Your child at 18 months of age has been labeled as;
1. Autistic.
2. Autistic Syndrome Disorder.
3. Developmentally Delayed.
4. Add your own Label
At this point you may have been informed, after a thousand questions, like, how,
where, when, and why, that there is little that can be done to help the child.

However you may be told that a lot can be done to alleviate the discomfort and
that an army of health visitors, occupational therapists, speech therapists, etc,
can be made available on demand when the appropriate time arrives.
You can however take the self-help approach and continue to read.
All is not lost, by understanding what exactly is the problem with your child, there
is a multitude of things you can do for yourself.
The problem is that your child has acquired a mild diffuse organic brain injury,
that is compromising his central nervous system, and created a child, whose
senses are being distorted, and its perception of the world in which it lives is
totally unlike ours.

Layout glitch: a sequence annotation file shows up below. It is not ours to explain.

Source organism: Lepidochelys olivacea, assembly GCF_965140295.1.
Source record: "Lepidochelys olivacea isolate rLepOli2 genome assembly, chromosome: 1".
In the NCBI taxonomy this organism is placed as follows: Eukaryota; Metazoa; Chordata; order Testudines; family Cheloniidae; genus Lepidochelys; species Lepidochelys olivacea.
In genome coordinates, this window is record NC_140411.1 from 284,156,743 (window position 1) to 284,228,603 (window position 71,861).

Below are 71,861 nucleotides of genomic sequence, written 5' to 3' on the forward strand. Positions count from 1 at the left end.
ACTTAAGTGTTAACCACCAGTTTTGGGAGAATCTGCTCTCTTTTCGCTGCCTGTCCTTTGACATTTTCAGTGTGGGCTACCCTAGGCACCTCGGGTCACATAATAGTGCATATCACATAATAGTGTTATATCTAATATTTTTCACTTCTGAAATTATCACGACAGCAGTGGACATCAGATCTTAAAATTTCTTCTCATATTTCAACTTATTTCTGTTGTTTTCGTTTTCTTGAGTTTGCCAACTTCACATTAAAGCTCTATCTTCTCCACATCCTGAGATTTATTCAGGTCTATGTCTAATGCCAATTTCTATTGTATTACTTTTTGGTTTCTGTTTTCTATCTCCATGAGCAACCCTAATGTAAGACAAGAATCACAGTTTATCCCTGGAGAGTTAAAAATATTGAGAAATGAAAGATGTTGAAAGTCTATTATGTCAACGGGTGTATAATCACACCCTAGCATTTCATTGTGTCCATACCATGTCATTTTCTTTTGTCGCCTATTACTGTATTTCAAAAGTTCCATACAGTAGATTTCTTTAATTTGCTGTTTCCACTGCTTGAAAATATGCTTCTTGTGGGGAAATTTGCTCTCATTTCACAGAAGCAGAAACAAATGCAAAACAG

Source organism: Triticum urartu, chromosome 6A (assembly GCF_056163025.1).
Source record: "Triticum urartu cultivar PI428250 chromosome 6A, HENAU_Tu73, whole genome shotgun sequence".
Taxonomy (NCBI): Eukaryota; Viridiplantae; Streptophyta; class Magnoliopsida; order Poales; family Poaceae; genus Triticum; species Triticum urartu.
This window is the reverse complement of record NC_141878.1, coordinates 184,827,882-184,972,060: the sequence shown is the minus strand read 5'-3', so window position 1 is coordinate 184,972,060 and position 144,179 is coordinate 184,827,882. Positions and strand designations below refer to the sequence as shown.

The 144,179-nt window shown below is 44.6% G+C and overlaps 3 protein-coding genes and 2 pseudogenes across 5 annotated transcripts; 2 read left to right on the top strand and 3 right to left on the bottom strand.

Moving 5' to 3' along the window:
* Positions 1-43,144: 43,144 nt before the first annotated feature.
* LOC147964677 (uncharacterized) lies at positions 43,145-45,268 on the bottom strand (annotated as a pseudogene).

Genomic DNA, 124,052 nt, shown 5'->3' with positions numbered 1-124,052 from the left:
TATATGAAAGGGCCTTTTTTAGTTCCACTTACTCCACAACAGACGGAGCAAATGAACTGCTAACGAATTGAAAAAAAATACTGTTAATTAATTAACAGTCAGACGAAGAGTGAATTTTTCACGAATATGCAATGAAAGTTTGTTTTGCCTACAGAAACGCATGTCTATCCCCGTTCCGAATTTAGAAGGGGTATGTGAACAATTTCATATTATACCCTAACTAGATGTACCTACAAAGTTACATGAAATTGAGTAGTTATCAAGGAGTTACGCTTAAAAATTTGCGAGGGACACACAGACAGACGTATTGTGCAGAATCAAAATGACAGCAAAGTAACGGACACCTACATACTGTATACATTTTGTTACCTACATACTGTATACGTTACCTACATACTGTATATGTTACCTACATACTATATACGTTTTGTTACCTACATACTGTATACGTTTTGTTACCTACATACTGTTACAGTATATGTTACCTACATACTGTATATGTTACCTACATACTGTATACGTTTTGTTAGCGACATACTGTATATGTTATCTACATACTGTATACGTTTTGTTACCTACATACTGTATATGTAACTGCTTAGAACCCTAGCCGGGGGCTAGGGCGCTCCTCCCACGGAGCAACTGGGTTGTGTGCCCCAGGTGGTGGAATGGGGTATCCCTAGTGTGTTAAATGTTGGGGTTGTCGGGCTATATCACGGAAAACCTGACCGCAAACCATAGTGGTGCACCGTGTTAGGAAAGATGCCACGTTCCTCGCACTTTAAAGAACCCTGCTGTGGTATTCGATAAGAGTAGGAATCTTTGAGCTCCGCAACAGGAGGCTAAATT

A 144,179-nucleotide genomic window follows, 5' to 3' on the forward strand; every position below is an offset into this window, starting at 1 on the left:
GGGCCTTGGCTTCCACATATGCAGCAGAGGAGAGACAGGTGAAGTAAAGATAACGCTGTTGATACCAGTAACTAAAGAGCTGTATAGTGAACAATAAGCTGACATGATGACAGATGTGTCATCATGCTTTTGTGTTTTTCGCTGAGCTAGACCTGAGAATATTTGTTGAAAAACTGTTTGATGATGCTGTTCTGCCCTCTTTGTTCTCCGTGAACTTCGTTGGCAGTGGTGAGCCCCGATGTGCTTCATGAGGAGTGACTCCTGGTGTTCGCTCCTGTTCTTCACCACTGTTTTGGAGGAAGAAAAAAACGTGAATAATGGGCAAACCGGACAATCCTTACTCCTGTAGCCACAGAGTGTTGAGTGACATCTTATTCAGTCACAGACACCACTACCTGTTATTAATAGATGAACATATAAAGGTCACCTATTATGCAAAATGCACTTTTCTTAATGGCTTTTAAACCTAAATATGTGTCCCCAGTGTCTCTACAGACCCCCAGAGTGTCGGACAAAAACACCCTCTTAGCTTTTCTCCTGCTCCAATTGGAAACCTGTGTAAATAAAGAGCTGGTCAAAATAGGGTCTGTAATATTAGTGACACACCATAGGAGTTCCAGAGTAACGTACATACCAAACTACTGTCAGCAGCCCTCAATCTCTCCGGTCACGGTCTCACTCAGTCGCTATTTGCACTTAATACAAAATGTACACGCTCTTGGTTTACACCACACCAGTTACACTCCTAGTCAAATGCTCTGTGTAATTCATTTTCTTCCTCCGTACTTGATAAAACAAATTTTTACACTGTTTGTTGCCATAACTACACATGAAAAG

In simple language, it sees, hears, smells and generally perceives its
environment in a distorted way to us.
These distortions are such, that, to survive in this world that it finds itself in, the
brain has the ability to switch of some of the sensory gathering organs, to reduce,
or eliminate the inputs which are overloading the childs systems.
Depending on the severity of the brain injury, will be the severity of the problem,
and the speed, and level of the recovery.
Yes, recovery and management are possible, and, achievable by applying simple
management principals.
So lets list the things you may observe and may have noticed about your child.
The following may not directly to apply to your child, but to brain injured children
in general.
Difficult pregnancy
Difficult birth
Caesarian Section Birth
Did not creep on hands and knees
Went directly to walking from stomach crawling or bottom shuffling
Speech has disappeared.
Development generally has stopped.
Has little or no eye contact.
Ignores requests or command.
Has strange repetitive behaviours
Shies away from contact
Cries a lot or even continuously
Has rapidly changing bowel movements changing from constipation to diaoriha
Irregular sleep patterns.
Eats everything or very little.

Is choosy about what your child eats.